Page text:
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Dr. Doom’s deathbed prescription for capitalism

Fiscal stimulus | Dr. Doom’s deathbed prescription for capitalism Anthony Harrington

Capitalism, like socialism, is bust. At least, in its present form. So says Nouriel Roubini. It is just as well that the markets do not hang on his words the way they do on Fed Chairman Ben Bernanke’s or we’d be seeing ten percent falls across the board on a daily basis.

Roubini called the late-2007 recession, which turned into the 2008 financial sector catastrophe, which turned into the 2011 sovereign debt crisis, well ahead of the game – a little too well ahead, actually, for his own good, since he had to put up with a lot of flak as the markets kept on rising while he kept on prophesying. The nickname Dr. Doom has kind of stuck ever since. Now, it seems, he’s convinced that without radical action advanced economies are heading for limbo.

Compare this with Bernanke’s reassuring judgement in his latest Jackson Hole speech, to the effect that nothing fundamental has happened to the US economy to derail a return to historic trend growth in the medium-term. Chalk and cheese. The markets, not surprisingly, much prefer Bernanke’s version of the future to Roubini’s.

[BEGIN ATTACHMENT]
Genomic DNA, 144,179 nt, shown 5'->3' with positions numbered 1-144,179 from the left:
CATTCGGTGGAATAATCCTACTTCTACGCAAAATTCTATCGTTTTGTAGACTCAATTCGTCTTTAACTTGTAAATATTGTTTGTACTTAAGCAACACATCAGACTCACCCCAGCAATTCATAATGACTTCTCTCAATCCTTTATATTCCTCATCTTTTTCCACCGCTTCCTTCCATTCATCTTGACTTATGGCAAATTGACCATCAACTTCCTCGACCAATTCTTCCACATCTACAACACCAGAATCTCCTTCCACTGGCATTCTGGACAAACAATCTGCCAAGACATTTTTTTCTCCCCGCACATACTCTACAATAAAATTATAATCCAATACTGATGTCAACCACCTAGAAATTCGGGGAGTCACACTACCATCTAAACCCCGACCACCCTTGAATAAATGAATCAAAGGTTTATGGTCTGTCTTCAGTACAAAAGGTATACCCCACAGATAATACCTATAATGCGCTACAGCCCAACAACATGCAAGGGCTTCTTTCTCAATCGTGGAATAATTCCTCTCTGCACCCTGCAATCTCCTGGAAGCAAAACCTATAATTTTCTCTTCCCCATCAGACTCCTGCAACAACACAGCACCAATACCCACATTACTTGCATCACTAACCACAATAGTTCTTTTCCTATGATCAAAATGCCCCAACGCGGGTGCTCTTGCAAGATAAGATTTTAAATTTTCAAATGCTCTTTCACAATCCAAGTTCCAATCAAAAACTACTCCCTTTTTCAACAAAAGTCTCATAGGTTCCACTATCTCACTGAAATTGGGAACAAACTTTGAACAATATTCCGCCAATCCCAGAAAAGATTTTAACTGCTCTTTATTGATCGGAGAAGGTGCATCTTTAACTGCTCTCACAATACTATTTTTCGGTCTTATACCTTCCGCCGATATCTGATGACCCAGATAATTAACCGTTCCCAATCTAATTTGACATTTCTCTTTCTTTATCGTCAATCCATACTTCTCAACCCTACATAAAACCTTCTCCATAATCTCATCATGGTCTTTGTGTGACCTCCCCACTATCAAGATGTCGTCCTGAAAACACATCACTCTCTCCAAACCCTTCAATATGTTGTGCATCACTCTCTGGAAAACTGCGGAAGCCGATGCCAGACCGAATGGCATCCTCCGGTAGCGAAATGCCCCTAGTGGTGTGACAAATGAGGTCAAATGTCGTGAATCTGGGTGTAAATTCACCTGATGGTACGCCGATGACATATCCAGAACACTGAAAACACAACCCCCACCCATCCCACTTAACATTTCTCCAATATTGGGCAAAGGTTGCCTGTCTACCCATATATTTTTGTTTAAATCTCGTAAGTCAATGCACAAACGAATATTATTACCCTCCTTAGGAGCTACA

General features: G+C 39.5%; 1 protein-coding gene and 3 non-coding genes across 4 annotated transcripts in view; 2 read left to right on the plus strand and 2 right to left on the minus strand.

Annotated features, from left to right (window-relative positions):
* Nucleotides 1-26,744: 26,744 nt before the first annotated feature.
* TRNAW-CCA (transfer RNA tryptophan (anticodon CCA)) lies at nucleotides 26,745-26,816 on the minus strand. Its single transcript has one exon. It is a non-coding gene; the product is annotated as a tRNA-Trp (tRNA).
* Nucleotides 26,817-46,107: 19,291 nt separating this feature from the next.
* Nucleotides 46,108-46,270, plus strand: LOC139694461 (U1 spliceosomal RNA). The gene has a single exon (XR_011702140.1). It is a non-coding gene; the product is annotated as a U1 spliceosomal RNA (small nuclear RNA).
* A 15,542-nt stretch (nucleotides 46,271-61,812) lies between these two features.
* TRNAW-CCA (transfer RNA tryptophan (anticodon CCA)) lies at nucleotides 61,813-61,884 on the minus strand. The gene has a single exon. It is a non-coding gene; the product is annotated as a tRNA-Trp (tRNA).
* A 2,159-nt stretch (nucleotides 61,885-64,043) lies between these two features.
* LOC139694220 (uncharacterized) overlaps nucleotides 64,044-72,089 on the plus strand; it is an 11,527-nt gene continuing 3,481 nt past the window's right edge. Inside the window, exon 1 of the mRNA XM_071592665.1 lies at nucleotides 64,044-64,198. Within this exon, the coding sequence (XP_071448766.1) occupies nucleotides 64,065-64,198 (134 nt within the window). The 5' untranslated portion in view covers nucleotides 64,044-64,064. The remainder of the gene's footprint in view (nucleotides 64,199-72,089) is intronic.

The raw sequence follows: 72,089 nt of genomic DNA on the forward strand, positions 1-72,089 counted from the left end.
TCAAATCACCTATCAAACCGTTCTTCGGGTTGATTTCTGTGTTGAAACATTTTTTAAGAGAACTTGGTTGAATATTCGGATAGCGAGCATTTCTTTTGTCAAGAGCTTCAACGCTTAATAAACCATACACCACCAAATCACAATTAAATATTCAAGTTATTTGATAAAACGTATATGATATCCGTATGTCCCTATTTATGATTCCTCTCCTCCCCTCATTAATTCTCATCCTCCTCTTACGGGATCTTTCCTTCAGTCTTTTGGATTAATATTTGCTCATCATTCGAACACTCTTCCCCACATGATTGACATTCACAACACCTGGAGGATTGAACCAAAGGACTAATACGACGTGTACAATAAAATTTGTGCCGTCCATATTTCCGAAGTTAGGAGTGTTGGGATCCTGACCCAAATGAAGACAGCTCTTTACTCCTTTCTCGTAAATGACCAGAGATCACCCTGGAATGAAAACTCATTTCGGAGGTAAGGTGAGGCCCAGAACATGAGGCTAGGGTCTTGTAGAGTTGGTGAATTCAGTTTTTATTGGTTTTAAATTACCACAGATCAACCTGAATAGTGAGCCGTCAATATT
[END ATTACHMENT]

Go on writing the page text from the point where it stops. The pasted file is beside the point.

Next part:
Take to the streets

The problems Roubini sees with advanced economies are many and various, and, in his view, are starting to show up as serious social unrest on the streets:

“Recent popular demonstrations, from the Middle East, to Israel, to the UK, and rising popular anger in China – and soon enough in other advanced economies and emerging markets – are all driven by the same issues and tensions: growing inequality, poverty, unemployment and hopelessness…”

Now I always worry when people start off with a view and garner references that appear to illustrate its veracity. They tend not to be too picky in gathering up their illustrations. This shows up in Roubini’s comment, in particular, in the inclusion of the UK’s extremely odd, recent criminal riot fest as an instance of popular unrest. The UK version of street trouble involved gangs of hooded youths briefly terrorizing various town centres on successive nights before the forces of law and order got their wits together and remembered that policing was, after all, their business. Was this about hopelessness? Not a bit of it. It was about criminal enterprise and energy allied to a delight in watching things burn. The fact that a very small number of 16- to 20-year-olds are completely and utterly brainless, with not the slightest grip on the concept of consequence until it bites them in the rear, does not tell us much about the state or fate of advanced economies. One suspects that it was ever thus…

The problem is, when you encounter one worm in the apple barrel, it’s only natural to look for others. Maybe Roubini is painting with too broad a brush across what is, after all, a massively complex field. Bald summary propositions are a way of focusing the mind, but they don’t necessarily make for accurate judgements. Here he is, for example, on why capitalism is bust: